My doctor told me that I have some health issues and that I need to eat healthier. I'm ready to make some changes, but I don't know where to start. Where can I find a dietitian? How can they help me? Do I have to pay for this service?
It's great that you're ready to make some changes to the foods you eat! A registered dietitian can help you do just that. Dietitians are nutrition experts who take a look at your current eating habits and what your body needs. Then they work with you to slowly make changes that help you eat healthier in a way that fits your lifestyle. After an initial assessment, they will meet with you regularly to provide the support and knowledge you need to make long term lifestlye changes.
Dietitians work in hospitals, community health centres, access centres and private practice. Your doctor may refer you to a dietitian for a specific health issue. You can also book an appointment to see a dietitian yourself at a Winnipeg Regional Health Authority Access Centre or a community health centre in your neighbourhood such as Centre de Sante or Mount Carmel Clinic. These services are free.
If you are a member of the Wellness Institute or the Reh-Fit Centre, you can make an appointment to see a dietitian at these centres. There is usually a fee for this service. Dietitians also work in private practice and have their own clinic or are part of a group medical clinic. You can find these dietitians through the Dietitians of Canada database of private practice dietitians. Some health insurance plans cover the cost of a dietitian.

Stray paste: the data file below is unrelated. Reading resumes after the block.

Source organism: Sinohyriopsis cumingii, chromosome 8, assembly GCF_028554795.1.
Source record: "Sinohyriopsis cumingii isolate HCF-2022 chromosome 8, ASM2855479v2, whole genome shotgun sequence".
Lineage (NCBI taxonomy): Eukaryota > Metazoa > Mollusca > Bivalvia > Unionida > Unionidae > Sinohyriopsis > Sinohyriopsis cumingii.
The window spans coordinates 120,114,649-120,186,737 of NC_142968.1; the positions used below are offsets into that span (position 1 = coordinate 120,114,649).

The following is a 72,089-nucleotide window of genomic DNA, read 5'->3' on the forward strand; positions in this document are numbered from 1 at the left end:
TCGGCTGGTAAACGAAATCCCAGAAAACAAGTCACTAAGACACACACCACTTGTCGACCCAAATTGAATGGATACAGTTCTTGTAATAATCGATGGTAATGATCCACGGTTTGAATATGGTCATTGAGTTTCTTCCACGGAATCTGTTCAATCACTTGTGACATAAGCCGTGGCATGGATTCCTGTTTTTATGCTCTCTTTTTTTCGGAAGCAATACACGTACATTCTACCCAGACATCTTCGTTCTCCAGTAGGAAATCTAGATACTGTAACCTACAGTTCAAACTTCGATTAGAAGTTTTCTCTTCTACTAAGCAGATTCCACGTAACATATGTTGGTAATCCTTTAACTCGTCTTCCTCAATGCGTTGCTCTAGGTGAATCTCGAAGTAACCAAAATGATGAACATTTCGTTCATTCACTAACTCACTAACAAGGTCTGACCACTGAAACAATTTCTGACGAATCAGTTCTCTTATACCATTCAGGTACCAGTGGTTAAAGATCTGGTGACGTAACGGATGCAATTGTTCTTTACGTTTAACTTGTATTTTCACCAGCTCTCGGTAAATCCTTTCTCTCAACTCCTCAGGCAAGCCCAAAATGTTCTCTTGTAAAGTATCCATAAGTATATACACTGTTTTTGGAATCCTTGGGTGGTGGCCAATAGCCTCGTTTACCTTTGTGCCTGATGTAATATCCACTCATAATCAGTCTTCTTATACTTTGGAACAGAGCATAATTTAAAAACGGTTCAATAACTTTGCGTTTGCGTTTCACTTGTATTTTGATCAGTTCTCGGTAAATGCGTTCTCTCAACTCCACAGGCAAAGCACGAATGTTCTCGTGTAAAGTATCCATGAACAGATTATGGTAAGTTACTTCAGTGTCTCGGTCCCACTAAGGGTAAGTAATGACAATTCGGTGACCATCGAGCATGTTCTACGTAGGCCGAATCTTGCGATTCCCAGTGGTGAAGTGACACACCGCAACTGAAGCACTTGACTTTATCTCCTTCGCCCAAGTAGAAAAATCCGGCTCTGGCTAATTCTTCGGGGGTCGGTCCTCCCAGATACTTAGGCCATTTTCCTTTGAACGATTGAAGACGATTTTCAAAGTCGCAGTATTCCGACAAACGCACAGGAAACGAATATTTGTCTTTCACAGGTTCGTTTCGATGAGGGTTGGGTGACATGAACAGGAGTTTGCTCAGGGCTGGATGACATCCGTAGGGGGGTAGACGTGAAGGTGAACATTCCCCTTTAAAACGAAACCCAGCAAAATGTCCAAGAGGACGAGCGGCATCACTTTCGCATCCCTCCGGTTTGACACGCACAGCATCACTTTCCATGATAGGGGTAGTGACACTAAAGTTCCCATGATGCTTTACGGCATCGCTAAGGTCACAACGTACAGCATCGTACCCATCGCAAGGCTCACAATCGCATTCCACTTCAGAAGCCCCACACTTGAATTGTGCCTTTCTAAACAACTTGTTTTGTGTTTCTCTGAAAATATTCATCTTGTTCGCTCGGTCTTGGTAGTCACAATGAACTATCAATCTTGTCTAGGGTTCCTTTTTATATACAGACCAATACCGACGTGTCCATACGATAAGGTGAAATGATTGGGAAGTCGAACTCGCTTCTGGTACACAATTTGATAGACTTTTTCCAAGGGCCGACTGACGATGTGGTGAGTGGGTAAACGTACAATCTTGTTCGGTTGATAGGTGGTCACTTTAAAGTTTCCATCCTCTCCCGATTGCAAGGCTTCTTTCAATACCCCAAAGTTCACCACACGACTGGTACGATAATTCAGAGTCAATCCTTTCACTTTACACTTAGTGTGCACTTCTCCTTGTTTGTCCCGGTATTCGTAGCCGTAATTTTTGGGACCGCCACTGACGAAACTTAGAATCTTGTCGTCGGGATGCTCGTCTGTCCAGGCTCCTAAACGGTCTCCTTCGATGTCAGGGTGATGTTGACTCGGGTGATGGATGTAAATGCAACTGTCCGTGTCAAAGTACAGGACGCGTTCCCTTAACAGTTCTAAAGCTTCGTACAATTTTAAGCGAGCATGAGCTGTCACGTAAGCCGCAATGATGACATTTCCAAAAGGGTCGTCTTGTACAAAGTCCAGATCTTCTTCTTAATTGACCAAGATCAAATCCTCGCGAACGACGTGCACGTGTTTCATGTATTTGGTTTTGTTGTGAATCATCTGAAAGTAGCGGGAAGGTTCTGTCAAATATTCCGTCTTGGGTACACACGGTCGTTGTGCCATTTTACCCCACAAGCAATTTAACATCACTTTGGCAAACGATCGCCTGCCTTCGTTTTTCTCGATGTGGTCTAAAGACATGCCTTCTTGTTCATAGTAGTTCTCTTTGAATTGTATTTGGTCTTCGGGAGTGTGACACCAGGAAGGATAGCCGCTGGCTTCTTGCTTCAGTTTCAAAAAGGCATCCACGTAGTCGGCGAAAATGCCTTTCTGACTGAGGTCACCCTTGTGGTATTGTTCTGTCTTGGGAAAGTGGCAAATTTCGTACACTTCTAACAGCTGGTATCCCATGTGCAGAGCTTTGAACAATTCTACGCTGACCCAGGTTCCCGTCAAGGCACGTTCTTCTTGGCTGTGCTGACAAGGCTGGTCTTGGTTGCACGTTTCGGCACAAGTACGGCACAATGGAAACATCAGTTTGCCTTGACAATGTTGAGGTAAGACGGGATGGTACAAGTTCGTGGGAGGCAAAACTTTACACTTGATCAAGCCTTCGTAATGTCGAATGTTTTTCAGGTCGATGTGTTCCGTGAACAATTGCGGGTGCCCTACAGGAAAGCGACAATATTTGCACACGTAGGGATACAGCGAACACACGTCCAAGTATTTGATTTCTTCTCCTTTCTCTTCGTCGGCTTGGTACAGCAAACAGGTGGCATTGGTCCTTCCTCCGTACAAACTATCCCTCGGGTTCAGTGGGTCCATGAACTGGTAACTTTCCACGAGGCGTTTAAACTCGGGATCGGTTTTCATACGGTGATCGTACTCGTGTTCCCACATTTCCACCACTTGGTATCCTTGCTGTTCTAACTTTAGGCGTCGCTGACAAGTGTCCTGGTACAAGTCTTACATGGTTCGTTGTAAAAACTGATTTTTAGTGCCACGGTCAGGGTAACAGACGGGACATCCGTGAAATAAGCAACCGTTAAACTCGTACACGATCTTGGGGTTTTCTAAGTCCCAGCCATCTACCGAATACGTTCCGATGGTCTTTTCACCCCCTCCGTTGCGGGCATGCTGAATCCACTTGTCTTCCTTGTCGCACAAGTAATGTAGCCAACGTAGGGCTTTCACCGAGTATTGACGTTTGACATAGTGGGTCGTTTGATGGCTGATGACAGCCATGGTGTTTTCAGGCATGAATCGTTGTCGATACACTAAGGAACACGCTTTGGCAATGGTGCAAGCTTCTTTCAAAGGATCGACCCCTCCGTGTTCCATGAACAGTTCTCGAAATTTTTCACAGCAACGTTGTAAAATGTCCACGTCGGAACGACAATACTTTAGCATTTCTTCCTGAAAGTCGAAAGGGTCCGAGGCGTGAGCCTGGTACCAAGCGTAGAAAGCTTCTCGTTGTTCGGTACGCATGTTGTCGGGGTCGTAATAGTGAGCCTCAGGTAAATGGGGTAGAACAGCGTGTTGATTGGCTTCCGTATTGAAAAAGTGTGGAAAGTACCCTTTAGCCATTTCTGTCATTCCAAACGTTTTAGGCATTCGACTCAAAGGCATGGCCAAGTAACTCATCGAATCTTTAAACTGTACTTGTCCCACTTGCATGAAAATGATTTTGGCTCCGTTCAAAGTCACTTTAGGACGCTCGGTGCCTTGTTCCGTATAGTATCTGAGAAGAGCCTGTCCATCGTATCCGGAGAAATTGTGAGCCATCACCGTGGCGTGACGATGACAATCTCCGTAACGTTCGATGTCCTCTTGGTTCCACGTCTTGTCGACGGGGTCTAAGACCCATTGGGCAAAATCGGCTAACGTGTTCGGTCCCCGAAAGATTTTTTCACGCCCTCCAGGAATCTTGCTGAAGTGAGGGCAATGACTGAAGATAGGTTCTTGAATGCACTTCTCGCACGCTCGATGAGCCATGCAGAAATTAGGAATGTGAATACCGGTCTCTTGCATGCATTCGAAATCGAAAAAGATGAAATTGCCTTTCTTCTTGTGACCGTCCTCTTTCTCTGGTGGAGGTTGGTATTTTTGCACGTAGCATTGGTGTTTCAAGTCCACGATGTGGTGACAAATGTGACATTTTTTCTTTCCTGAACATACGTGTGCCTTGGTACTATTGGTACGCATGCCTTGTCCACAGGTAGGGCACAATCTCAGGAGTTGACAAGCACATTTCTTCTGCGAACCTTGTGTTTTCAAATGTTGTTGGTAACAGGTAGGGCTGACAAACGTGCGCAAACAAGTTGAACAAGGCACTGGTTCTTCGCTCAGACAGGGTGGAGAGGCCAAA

If you're still not sure where to find a dietitian in your neighbourhood, call Manitoba's Dial-a-Dietitian hotline at (204) 788-8248 and a dietitian will help you find one in your community.
Hi, I would like to know if when you're trying to lose weight, is exercising every day bad for your body? Do you need to give your muscles a rest? If you can exercise every day - what is good enough so I am not overworking myself?
Modifying your daily habits by being more active and making healthy food choices will lead to improvements in your body composition and help you maintain weight loss in the long term. Whether you are trying to lose weight or maintain your weight, the Canada's Physical Activity Guide and Canada's NEW Food Guide provide some effective and safe guidelines for you to follow.
Canada's Physical Activity guide states, "Scientists say accumulate 60 minutes of physica activity every day to stay health or improve your health. As you progress to moderate activities you can cut down to 30 minutes, 4 days a week. Add-up your activities in periods of at least 10 minutes each. Start slowly...and build up."
The guide also recommends that adults choose a variety of physical activities that include the following components:
Remember - variety is the spice of life and adding variety can help to keep your workouts fun, exciting and effective in improving your health! The safest way to get "in motion" is to listen to your body, start slow and build up your activity levels gradually. Good luck and good health!